And I didn’t even mention Falcon (Daniel Frishman), the crippled midget crime boss that rides around in a motorized wheelchair, carries a gigantic handgun, likes video games, and is at once in league with Wilkes and then out of league with him. Falcon is the weirdest part of the movie. He’s like a low rent James Bond type villain that doesn’t seem to fit in with everything else. But then you have to remember that McQuade has a special engine in his dirty truck that, at the push of a button, allows him to drive away from pursuers and eventually jump out of the ground after being buried alive. Did the Texas Ranger version of Q put that engine modification in McQuade’s truck?

I’ve always found it strange that McQuade didn’t figure out that Wilkes was the person behind everything immediately. And when both Dakota and his wolf dog are killed by Wilkes’ henchmen McQuade doesn’t flip out. He gets sad and pounds his fist into the sand, but he doesn’t go into a depression or lose his mind and start killing random bad guys. Is that what lone wolf guys do?

Some of the secondary performances are kind of stilted. Kennedy gets better at the end of the movie, but when we first meet him it’s obvious that he’s trying to act tough. And Anderson’s Burnside may be one of the most ridiculous bureaucratic cop stereotypes in the history of action cinema. It’s hard to believe that he could be that stubborn and stupid, especially when he tries to arrest everyone at the Wilkes desert compound when he only has two guys and a megaphone. Did he really think that Wilkes would give up?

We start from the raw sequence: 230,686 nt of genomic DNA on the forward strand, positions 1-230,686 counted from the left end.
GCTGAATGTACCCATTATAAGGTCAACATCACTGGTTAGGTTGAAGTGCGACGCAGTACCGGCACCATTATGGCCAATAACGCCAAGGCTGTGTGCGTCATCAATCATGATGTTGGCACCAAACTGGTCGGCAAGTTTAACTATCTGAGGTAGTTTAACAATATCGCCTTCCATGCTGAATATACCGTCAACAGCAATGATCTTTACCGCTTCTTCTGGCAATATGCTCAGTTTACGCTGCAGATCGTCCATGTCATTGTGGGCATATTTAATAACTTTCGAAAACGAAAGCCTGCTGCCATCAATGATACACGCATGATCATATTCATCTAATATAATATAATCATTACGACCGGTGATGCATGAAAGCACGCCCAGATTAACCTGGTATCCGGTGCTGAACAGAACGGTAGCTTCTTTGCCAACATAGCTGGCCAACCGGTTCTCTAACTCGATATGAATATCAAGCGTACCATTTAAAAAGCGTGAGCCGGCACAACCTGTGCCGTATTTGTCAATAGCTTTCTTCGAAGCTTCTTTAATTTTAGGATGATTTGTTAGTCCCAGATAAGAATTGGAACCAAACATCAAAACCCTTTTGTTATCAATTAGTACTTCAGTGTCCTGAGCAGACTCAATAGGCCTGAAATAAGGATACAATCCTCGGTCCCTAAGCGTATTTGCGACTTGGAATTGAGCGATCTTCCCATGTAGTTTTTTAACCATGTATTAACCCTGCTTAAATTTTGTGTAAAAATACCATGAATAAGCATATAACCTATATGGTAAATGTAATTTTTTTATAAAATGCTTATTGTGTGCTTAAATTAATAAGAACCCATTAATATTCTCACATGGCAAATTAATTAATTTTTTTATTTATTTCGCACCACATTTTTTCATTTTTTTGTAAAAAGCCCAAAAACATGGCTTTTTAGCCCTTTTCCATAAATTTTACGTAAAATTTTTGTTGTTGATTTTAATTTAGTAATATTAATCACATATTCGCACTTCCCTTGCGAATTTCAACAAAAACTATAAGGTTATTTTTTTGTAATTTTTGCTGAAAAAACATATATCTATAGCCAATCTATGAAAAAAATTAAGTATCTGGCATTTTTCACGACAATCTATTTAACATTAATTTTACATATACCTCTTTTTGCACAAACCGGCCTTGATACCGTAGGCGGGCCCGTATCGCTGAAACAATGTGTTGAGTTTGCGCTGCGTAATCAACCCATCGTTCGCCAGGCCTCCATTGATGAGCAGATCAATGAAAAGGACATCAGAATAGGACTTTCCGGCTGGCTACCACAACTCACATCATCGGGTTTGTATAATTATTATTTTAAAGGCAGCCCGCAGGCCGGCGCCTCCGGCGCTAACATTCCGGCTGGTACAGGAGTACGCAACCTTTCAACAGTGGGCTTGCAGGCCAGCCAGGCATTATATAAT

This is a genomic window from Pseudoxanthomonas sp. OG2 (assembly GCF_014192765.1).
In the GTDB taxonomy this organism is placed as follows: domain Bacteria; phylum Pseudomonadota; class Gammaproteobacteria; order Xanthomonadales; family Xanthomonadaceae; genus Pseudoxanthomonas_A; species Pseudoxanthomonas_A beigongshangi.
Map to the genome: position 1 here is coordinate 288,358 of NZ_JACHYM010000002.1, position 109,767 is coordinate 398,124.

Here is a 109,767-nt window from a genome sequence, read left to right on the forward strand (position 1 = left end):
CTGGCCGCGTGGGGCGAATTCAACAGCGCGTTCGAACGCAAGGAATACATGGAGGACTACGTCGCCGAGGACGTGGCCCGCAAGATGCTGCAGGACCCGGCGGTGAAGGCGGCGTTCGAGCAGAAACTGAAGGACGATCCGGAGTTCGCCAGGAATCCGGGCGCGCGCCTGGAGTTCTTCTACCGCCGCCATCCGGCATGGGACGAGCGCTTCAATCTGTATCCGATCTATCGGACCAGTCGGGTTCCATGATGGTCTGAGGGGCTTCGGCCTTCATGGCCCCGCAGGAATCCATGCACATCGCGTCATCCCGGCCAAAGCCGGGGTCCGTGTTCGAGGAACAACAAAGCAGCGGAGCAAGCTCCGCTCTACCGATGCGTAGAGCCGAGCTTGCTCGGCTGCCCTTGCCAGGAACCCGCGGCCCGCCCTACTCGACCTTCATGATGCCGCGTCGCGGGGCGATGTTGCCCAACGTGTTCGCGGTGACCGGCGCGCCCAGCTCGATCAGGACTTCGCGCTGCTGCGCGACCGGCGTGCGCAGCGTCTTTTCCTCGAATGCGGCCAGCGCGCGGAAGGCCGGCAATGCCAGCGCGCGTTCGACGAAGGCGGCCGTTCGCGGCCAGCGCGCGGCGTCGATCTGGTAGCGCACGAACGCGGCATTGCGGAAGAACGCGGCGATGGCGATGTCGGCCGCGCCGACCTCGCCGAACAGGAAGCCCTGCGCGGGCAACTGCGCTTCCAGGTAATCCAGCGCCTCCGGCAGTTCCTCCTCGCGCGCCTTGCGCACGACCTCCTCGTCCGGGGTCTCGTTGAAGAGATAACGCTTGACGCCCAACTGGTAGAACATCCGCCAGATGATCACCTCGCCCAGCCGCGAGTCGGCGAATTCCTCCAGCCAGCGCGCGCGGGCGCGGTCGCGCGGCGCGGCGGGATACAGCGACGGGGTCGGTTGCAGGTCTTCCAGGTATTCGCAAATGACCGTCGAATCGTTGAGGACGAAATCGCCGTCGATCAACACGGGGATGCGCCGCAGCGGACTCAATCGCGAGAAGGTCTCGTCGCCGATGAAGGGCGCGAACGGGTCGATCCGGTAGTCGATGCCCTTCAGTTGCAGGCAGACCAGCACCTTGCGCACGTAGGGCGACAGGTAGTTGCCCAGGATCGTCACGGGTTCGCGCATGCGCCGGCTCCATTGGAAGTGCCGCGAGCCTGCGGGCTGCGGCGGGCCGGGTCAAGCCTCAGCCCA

Norris is superb as McQuade. Every moment he’s on screen is damn near action movie perfection. Even when what he’s doing is kind of stagy, like when he holsters his gun and puts his hat on before going into the final siege, it still works. Norris is also kind of mellow when he isn’t kicking ass. His dialogue isn’t clunky, either, which helps. Norris also has good chemistry with Carrera, which helps there, too. I would like to know why McQuade is constantly drinking beer. I mean, he even drinks beer while driving his truck. Wasn’t that illegal back in Texas in 1983? Is that something “lone wolf” types do?

Carradine is sleaze personified as Wilkes. You know he’s a piece of crap as soon as you see him and you can’t wait to see McQuade beat the crap out of him. Carradine’s final epic fight with Norris is nothing short of a great moment in action movie history. The build-up to the fight, the differences in fighting style (McQuade is stoic and fast, very to the point, while Wilkes is more showy and arrogant. Watch Wilkes settle into his stand-off with McQuade and do that thing with his wrist. What an asshole). I’ve often wondered if Wilkes was meant to survive and return in a sequel. I mean, we don’t see him die, and since he’s a sneaky sleazebag why is it so hard to believe that he didn’t escape via tunnel or something?